Celebrity endorsements can be considered as an example of pre-propaganda, through the creation of images and stereotypes - ‘It is cool to use this product because Justin Bieber does’; is a type of preconditioning of the public.
As most famously demonstrated in the ‘Bobo doll’ study, Bandura, Ross and Ross (1961), provided evidence for the case of learning via observation, imitation and modeling. People learn from one another.
The celebrities you follow on your own social media feeds can be considered to be your important role models. It has been found that role models play a big part on teenager purchase intentions (Makgosa, 2010). By seeing your favourite role model endorse something, the likelihood of you to then consequently buy that product increases. We learn how to behave, in relation to our consumerism, by the way that our role models demonstrate we should.
This theory relates to the ability of the media to influence what topics are salient in the public agenda. Things which are placed highly on this agenda will appear to be more important and subsequently used to define the criteria used in the general public's’ subsequent decisions. By setting agendas, the media (the products in which are regularly endorsed by celebrities, in this case) can limit the items that are thought about by the public exclusively to those that they want you thinking about. For example, repeated discussion of an issue in the media leads viewers to think it is more important (Iyengar & Simon, 1983).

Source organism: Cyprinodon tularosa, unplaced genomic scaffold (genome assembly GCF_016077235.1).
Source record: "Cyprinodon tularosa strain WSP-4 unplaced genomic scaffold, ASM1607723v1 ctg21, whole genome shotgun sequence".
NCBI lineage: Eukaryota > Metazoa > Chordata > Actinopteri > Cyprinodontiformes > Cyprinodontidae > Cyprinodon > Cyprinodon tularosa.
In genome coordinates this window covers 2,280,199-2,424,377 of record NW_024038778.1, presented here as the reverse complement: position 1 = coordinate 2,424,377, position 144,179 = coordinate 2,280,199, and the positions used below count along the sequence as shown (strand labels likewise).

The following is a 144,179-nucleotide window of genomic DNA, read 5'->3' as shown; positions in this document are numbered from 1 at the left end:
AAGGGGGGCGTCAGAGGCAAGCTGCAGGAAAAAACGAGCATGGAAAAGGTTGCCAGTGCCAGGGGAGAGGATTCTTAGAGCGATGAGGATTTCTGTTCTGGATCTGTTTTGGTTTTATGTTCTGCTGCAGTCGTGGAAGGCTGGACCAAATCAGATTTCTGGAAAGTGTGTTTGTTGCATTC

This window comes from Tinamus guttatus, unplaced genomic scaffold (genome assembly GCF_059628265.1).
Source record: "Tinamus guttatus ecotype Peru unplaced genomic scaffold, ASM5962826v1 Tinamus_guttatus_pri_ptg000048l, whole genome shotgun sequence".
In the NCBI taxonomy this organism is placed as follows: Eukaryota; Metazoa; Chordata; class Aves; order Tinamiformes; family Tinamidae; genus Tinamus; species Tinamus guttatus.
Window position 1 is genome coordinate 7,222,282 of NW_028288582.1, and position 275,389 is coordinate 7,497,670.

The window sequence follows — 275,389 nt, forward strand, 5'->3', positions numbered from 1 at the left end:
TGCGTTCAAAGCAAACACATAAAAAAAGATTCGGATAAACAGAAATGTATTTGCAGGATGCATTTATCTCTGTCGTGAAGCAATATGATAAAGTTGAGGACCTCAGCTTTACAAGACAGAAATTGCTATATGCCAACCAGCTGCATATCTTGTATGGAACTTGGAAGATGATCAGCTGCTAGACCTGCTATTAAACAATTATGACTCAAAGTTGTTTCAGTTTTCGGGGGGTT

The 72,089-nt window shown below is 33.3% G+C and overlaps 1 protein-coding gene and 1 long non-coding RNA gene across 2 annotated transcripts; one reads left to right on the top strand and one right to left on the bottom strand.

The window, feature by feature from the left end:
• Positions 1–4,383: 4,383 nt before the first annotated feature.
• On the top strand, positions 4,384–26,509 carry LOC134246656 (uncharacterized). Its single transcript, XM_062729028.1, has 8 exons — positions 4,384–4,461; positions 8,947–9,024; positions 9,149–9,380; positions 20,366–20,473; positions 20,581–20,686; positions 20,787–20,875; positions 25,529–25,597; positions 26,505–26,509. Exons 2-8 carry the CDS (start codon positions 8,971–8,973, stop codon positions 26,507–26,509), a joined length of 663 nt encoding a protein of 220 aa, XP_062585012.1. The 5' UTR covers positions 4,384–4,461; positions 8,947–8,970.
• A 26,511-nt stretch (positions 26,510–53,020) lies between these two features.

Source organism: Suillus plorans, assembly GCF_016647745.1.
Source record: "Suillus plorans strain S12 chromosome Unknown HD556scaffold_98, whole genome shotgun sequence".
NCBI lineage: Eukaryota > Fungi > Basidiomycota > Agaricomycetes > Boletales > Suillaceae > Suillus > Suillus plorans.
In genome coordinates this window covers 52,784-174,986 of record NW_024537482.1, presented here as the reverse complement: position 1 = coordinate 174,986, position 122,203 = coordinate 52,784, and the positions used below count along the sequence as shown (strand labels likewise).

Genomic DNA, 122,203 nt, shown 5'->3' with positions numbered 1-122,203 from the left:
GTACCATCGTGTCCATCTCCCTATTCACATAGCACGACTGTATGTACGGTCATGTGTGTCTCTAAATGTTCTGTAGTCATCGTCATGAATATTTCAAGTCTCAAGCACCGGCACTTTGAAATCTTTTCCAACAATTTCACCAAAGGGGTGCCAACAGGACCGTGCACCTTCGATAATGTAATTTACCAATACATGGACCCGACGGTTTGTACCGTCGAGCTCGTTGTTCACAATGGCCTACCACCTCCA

Taking an instagram feed for example, if one were to follow a set of celebrities from the same sort of group, it would be likely to find that they were endorsing similar products. This provides these specific products to be top of my agenda. When it comes to purchases, I am much more likely to sway towards these.
This ties in with availability heuristics, a form of System 1 automatic and effortless thinking leading to preferential consumer patterns for those products most available to mind.
With a slightly similar basis to agenda setting and availability heuristics, message repetition can increase believability and acceptance.
Mere, repeated exposure of an individual to a stimulus enhances his or her attitude towards it, the mere exposure provides a condition which makes the stimulus more accessible to perception (Zajonk, 1968).